News & Analysis

2021 NFL Free Agency: The most interesting scheme fits so far

Cincinnati Bengals cornerback William Jackson (22) reacts after a tackle for a loss during the second quarter of a Week 13 NFL game against the New York Jets, Sunday, Dec. 1, 2019, at Paul Brown Stadium in Cincinnati. New York Jets At Cincinnati Bengals 12 1 2019

Scheme fits are vitally important when looking at free agent fits.

Certain players will provide an immediate and direct upgrade in a certain scheme at a specific position. Mike Hilton going to the Cincinnati Bengals is one example of that. We as fans like to look at players who sign with our favorite team and slot them nicely into a role that we’ve been able to qualify and quantify while watching.

That is one way to look at scheme fits, but there are also the free agents who will come in and change the way a team plays because of their talent. Washington should become a more man-heavy team after signing William Jackson III instead of trying to force him into their more zone-heavy looks from last season. Scheme fits exist in both worlds. Here are the five most interesting ones so far.

More from PFF's live free-agency coverage: 

2021 NFL Free Agency LIVE Deal Grader | The 100 best available NFL free agents remaining2021 NFL Free Agency Tracker | PFF Improvement Index for all 32 teams | Fantasy Football Free Agency Tracker

CB William Jackson III, Washington Football Team

Three years, $13.5 million per year

Jackson and his man coverage skills head to a Washington team that did not play much straight man-to-man Cover 1 last season. The Football Team ranked 21st in the league in Cover 1 rate, playing it just 21% of the time. Jackson’s Bengals ranked eighth in the same category in each of the past two seasons. When Washington chose to play a one-high coverage last season, it was often Cover 3 — a scheme the team used at the seventh-highest rate league-wide. The Bengals ranked 27th, employing a completely opposing defensive philosophy.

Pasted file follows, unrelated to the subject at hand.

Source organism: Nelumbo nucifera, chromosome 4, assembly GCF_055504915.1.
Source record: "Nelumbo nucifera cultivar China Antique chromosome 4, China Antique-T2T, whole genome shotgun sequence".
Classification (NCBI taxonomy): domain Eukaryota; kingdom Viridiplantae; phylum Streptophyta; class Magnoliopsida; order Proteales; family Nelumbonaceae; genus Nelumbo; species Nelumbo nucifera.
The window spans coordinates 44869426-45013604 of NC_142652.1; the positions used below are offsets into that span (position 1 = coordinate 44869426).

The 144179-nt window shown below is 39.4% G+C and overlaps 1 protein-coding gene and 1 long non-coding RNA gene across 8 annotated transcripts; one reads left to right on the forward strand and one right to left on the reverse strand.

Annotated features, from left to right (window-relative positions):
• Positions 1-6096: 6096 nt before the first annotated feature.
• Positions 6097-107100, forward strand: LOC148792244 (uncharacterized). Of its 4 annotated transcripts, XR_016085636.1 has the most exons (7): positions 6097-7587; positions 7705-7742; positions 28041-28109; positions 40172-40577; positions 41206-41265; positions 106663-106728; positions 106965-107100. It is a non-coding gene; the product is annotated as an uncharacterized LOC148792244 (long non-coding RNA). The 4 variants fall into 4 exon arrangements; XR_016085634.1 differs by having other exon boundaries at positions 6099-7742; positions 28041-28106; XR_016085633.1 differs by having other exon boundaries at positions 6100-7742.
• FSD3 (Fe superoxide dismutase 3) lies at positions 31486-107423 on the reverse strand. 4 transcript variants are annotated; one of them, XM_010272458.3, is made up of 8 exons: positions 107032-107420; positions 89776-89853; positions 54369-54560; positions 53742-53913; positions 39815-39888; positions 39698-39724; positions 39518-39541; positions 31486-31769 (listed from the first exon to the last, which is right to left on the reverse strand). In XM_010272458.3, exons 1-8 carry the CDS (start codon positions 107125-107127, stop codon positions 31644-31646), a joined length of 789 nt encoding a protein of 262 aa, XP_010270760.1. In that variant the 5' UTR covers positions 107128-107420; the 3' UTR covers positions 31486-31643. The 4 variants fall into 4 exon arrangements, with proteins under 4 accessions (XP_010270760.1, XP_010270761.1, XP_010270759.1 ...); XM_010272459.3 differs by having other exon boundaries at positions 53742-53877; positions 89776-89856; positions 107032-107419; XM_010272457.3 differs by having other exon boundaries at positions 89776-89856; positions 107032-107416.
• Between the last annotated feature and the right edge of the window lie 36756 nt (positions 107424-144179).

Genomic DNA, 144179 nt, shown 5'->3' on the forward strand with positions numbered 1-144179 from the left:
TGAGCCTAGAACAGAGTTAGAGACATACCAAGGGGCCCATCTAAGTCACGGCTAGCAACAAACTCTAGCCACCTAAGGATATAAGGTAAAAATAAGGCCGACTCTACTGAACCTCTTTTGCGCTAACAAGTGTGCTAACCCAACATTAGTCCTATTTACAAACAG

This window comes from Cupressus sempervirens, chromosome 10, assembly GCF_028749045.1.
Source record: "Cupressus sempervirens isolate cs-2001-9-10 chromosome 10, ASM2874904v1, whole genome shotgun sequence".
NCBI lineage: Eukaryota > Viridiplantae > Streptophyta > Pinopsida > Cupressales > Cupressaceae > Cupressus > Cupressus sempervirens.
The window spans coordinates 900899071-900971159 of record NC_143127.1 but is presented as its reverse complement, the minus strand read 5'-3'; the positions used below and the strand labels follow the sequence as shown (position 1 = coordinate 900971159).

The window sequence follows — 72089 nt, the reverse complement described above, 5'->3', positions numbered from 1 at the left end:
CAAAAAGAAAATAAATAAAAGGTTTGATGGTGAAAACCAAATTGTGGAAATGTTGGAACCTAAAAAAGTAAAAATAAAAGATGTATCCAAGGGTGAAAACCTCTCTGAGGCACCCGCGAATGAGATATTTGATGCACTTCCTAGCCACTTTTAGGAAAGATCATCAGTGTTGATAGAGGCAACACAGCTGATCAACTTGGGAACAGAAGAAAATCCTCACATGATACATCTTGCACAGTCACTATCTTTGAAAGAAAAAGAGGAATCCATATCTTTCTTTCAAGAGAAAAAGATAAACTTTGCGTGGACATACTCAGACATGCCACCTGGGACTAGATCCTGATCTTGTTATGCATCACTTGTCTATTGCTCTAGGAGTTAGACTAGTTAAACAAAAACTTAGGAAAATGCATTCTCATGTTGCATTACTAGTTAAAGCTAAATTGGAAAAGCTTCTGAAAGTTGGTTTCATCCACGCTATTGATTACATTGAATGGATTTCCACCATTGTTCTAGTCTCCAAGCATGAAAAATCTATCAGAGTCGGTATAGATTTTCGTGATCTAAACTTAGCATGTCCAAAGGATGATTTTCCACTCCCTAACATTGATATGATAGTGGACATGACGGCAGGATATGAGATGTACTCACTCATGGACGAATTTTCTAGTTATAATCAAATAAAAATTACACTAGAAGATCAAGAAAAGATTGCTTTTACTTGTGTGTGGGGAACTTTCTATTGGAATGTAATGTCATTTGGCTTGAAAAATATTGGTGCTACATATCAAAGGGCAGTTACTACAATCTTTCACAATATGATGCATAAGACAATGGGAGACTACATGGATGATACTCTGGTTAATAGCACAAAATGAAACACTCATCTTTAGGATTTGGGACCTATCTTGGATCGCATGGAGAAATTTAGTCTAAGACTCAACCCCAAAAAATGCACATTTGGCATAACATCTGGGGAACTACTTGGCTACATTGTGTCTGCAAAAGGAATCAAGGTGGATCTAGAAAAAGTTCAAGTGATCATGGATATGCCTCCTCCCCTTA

One of the reasons for this, and ultimately one would imagine why the Football Team pursued Jackson in free agency, is because they’d like to play more man coverage but didn’t have the horses for it last season. Jackson comes in with an 80.8 coverage grade from 2020 when the Bengals played Cover 1 at the fourth-highest rate in the league. He allowed a lowly 57.9 passer rating when targeted in this coverage, seventh-best among cornerbacks.

It's been a while since Washington defensive coordinator Jack Del Rio based out of man coverage, evidenced by his 19th and 25th rankings in Cover 1 rate in his last two years as the Raiders' head coach. However, his unit ranked third in that category in 2015. You would expect the Football Team to hit some sort of middle ground between Del Rio’s 2015 man coverage rate and last year’s rate to support adding Jackson.

At the end of the day, NFL teams would love to line up and eliminate opposing receivers by playing man coverage. Washington can now feel comfortable doing just that.

WR Curtis SamuelWashington Football Team

Three years, $11.5 million per year

Samuel was used in vastly different ways over his last two years in Carolina. Under the father and son duo of Norv and Scott Turner in 2019, Samuel played mostly outside, lining up as a wide receiver on over two-thirds of his snaps. In 2020, under Joe Brady, he was used primarily as a slot receiver, with only 27% of his snaps coming outside. He saw 70 snaps from the backfield last season.

We can see the difference in his usage clearly in the below heat map. Samuel's slot role in 2020 tasked him with attacking the middle of the field much more: